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When 1-year-old Mason Sotelo needs a Barney fix while his mother is busy in the kitchen, he watches the purple dinosaur on the television in the kitchen. But, when he and his parents, Dan and Mary Anne, settle in to watch a movie or a Bears game, they head to their media room.

The media room, says Dan, was the couple's "No. 1 priority" when shopping for a new home in 2007. Their three-level townhouse at The Crossings at Morton Grove includes a second-floor great room, where the Sotelos entertain. But the 14-by-14-foot media room on the first floor is primarily for the family.

The Sotelos' media room has a 52-inch LCD television, room-darkening shades on the windows and an audio closet for the electronic equipment. "All the wiring is in the ceiling or in the closet, so the only things you see in the room are the TV, video games and remotes," says Dan.

According to the National Association of Home Builders (NAHB), 16 percent of buyers of mid-priced new homes consider the media room/home theater (the NAHB doesn't differentiate between the two) critical, while 72 percent of buyers of upscale homes consider it critical. Both rank it more important than the exercise room, in-law suite and hobby room.

"It started in the 1980s," says the NAHB's vice president of research, Gopal Ahluwalia, of the media room/home theater trend. "The definition varies from a room with a wide-screened TV to a theater with a popcorn stand, drop-screen and built-in recliners. Now, it is a must in upscale homes, especially."

Some buyers of existing homes agree, according to statistics from the National Association of Realtors (NAR). In its most recent (2007) "Profile of Buyers' Home Feature Preferences," 21 percent of buyers are willing to pay more for a home with a media room.

Buyers of 3,200- to 4,500-square-foot, single-family houses built by Chrystyn Homes in Naperville usually want the builder's second-floor, T-shaped bonus room that includes a media room, says president Bob Hudgens.

"Most buyers use it as the kids' TV room, while the parents watch TV in family room," says Hudgens. "We include CAT-5 wiring, cable, lots of electrical outlets and pre-wired surround sound. Many buyers also want built-ins for games, equipment and a mini-refrigerator."

Yuri Birg, president of Lincolnshire-based Greenview Homes, says his custom-home buyers usually choose a media room or home theater, depending on their budgets.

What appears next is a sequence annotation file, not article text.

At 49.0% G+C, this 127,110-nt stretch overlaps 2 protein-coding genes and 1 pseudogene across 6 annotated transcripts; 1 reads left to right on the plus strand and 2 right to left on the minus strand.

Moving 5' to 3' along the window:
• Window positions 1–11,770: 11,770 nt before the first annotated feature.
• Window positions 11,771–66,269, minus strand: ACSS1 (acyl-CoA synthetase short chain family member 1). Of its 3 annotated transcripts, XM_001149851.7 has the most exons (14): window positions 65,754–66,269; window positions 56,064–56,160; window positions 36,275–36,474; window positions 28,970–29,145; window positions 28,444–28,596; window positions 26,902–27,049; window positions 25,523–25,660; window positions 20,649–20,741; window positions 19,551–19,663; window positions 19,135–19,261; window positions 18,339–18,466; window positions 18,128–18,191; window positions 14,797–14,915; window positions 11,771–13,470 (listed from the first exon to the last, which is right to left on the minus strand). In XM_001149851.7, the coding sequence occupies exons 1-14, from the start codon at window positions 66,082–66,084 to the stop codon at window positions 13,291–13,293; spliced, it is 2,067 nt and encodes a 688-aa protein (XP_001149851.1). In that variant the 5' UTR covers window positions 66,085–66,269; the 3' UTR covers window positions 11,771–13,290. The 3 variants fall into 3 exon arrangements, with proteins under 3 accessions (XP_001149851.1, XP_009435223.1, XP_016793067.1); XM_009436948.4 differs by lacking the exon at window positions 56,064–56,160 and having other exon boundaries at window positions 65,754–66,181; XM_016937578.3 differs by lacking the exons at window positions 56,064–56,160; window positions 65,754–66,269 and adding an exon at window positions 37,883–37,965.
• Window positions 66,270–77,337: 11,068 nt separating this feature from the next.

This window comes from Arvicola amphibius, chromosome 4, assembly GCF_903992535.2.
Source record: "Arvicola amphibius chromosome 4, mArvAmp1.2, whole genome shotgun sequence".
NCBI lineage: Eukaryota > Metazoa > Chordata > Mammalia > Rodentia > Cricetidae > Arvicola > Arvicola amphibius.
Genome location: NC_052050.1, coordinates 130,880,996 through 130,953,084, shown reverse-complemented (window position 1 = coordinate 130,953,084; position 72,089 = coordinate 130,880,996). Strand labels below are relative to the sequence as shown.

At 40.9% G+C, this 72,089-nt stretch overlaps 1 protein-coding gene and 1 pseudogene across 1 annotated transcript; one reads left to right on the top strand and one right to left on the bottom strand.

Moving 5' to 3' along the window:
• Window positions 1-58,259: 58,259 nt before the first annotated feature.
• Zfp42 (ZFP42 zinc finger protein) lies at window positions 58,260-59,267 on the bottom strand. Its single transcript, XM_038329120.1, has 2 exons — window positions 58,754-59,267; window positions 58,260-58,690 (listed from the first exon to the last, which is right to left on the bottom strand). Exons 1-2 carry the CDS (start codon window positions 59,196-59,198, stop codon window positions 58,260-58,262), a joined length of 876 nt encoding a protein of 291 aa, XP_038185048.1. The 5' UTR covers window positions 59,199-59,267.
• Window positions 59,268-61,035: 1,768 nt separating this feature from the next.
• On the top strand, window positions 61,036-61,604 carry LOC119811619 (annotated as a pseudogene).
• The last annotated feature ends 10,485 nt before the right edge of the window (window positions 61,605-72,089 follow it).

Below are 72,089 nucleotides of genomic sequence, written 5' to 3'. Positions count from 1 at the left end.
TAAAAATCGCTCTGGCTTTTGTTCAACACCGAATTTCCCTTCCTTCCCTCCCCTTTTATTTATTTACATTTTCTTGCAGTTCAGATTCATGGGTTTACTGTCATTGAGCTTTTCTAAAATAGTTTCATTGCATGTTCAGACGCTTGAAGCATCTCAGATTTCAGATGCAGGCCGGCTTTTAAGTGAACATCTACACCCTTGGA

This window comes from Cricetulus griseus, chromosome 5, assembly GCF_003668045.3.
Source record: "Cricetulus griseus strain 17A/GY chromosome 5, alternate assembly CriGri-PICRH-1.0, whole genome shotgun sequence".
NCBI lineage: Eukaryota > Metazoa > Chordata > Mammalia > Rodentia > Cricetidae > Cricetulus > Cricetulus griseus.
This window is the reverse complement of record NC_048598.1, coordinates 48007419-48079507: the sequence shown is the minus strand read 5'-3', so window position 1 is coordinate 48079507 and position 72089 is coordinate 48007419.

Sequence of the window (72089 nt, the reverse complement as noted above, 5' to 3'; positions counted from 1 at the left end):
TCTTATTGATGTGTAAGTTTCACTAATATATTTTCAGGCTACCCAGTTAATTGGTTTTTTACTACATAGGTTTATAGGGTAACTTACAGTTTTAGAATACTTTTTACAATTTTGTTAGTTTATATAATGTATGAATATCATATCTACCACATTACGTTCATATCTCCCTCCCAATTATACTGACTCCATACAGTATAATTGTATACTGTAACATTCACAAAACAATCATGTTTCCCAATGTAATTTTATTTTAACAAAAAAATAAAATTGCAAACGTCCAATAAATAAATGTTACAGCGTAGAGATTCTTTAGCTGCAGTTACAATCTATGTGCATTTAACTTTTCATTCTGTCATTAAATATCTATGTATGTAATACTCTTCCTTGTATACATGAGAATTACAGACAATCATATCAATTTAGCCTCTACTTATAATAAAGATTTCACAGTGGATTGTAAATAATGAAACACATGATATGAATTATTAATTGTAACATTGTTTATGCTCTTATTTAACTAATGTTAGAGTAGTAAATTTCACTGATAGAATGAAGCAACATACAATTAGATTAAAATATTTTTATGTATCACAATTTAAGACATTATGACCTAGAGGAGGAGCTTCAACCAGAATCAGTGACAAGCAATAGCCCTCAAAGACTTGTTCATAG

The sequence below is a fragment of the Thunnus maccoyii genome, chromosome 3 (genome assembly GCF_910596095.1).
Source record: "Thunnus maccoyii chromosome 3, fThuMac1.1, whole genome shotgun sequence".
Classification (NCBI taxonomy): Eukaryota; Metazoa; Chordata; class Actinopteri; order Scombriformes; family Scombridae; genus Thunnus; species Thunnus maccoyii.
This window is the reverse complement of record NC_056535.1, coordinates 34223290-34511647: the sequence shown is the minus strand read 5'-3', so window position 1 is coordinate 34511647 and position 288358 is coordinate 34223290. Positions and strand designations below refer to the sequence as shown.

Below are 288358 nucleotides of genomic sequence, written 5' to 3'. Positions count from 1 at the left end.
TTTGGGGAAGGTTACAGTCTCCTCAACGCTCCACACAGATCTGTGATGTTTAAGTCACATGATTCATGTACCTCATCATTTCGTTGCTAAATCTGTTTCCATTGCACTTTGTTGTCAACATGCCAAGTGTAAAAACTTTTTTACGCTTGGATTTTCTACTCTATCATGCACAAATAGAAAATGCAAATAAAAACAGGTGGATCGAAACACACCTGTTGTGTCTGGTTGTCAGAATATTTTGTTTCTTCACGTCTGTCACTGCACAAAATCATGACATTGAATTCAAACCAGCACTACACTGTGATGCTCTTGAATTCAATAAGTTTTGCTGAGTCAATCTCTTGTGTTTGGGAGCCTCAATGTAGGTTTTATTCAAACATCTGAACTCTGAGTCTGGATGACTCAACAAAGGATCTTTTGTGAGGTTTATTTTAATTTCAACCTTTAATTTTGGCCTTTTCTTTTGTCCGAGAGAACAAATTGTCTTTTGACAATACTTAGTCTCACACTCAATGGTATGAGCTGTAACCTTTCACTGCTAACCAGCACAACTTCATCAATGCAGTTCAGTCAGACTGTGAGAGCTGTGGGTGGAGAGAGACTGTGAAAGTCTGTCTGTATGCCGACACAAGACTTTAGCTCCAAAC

"The home theater usually has insulated walls, is decorated like a theater and has an sound system that's at least 7.1, which is seven speakers and one subwoofer. You push a button to dim the lights and turn on the sound and audio," says Birg. "But a media room doubles as a living area or is at least closer to the living area, in part so the parents can keep an eye on what TV shows or video games the kids are watching."

By investing in wireless equipment with remote controls, adds Birg, a media room can be as tidy as a home theater, which typically has equipment hidden in a closet.

Don Smyczynski, president of Country Club Villas LLC in Joliet, says one of his townhouse buyers transformed part of his finished basement into a media room and hid all the equipment in a small hallway he built behind the television wall.

With a little forethought, almost any room can become a media room, says designer Julea Joseph of Reinventing Space in Palos Park. Key components include a wall large enough to accommodate one of today's supersize televisions, window and lamp shades that block out light and light dimmers. Joseph recommends furnishing it with modular furniture that can be rearranged, depending on how many people are in the room. But, she says, "Try to keep accessories to a minimum and keep in mind the room's purpose -- a quiet place to watch TV."

When George and Darlene Lundin bought a condominium at the Preserve of Palatine from R. Franczak & Associates in 2008, they turned the room the builder calls the den into a media room. Enclosed on three sides and sans windows, the room is devoted to watching their 52-inch TV, which they mounted on one wall. They hired a carpenter to dress the room with molding, including trimwork that surrounds the TV so it looks built-in. Crown molding hides wires that run from the TV to a cabinet, where the Lundins store the accessories. On another wall, the couple added a bar. They furnished the room with a double recliner that faces the TV and has a built-in table between the seats.

"We're empty-nesters, so it's just us here," says George. "We have a TV in the bedroom, too, but the media room is where we sit in the evening to watch shows we've recorded."

Like granite countertops and butler's pantries, media rooms have trickled down from upscale homes to mid-priced homes, says Ahluwalia. As the number of TVs per household and the size of those TVs both grow, the TV becomes an important household feature instead of an afterthought. So, it's no wonder builders and homeowners dedicate rooms to it.

Copyright © 2014, Los Angeles Times
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